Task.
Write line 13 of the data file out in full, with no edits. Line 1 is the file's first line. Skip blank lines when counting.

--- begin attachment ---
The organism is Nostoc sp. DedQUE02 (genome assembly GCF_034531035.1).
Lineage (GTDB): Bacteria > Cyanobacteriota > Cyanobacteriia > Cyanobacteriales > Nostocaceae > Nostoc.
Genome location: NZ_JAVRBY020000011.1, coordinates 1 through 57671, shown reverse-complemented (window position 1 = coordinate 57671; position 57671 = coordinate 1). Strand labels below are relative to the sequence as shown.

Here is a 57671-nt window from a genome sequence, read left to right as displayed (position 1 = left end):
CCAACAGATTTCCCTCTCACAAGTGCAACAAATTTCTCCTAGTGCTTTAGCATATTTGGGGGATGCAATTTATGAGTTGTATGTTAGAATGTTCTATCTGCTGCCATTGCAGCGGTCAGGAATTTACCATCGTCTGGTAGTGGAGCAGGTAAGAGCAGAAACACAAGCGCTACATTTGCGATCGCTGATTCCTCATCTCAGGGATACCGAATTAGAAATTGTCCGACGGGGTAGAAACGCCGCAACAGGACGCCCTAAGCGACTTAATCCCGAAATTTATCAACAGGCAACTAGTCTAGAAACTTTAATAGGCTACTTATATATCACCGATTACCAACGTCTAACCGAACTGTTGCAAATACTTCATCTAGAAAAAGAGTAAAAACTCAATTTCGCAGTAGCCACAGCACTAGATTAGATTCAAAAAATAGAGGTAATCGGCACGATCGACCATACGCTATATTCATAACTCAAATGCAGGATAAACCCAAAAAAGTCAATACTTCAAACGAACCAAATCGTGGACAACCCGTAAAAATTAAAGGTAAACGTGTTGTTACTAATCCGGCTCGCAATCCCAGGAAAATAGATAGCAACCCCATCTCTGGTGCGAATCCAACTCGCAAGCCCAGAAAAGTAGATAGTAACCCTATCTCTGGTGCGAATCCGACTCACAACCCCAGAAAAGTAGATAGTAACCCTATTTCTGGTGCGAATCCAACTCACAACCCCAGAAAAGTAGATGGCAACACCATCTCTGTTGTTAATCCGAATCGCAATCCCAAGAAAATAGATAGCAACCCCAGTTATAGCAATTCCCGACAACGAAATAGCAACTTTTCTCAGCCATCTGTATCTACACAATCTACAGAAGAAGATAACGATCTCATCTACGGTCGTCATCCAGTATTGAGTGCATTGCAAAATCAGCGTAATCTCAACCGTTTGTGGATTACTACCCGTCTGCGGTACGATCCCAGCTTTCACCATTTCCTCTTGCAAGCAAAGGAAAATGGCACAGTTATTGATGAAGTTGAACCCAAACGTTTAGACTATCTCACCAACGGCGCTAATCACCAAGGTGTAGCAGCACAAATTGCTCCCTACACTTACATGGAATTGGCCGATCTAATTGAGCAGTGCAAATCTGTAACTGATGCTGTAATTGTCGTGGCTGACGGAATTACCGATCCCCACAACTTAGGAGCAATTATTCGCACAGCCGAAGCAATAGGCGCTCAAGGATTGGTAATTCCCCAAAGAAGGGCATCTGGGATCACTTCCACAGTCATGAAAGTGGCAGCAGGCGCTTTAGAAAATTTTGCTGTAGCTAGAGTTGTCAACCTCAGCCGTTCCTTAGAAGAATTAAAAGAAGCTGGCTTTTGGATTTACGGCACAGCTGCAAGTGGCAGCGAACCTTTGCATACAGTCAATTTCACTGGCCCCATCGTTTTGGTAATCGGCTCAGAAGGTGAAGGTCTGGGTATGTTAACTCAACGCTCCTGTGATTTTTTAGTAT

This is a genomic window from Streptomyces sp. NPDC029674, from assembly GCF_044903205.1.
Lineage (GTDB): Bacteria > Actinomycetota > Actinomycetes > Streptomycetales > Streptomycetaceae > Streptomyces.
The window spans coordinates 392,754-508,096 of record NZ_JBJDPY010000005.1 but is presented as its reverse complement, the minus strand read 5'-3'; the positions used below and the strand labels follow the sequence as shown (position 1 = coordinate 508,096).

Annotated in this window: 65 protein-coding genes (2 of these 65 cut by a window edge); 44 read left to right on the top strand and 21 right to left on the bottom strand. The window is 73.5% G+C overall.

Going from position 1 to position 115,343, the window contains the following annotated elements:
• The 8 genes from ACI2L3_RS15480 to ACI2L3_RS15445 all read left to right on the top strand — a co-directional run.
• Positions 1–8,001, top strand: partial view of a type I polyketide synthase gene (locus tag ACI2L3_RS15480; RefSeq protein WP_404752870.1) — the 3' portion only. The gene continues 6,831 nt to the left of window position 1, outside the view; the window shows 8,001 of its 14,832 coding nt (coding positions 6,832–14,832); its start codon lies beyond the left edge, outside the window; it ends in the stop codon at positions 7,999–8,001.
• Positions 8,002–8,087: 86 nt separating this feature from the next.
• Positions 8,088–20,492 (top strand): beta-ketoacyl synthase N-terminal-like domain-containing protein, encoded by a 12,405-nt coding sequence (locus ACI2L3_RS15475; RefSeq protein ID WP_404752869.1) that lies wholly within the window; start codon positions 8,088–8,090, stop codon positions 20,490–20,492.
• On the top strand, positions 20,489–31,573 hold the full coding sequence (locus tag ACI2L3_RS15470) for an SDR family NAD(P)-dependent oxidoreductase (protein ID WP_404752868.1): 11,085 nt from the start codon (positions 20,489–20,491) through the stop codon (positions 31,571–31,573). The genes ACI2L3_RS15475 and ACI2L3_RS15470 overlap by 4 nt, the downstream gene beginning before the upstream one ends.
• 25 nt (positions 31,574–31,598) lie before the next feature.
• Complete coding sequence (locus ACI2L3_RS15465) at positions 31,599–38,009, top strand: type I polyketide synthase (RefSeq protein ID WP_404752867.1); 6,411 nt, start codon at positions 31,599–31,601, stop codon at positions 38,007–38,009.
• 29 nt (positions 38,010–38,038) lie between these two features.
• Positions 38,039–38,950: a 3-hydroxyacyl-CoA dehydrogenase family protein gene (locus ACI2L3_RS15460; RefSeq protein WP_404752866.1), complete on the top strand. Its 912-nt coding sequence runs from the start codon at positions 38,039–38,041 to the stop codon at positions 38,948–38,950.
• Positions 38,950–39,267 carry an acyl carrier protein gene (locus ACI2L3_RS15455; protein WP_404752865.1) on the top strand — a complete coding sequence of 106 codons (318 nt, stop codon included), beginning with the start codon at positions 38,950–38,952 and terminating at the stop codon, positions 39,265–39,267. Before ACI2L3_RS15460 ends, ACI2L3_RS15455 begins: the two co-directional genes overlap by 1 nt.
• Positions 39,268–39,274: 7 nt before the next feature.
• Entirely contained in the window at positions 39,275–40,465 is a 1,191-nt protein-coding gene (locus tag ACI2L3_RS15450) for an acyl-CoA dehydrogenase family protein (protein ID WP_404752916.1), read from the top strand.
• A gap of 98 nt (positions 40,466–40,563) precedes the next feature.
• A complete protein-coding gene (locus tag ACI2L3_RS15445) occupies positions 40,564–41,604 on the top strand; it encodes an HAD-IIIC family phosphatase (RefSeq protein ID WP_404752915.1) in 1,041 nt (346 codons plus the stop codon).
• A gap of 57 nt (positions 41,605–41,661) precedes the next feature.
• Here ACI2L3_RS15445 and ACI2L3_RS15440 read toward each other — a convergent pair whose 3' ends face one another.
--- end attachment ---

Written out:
• Positions 8,002–8,087: 86 nt separating this feature from the next.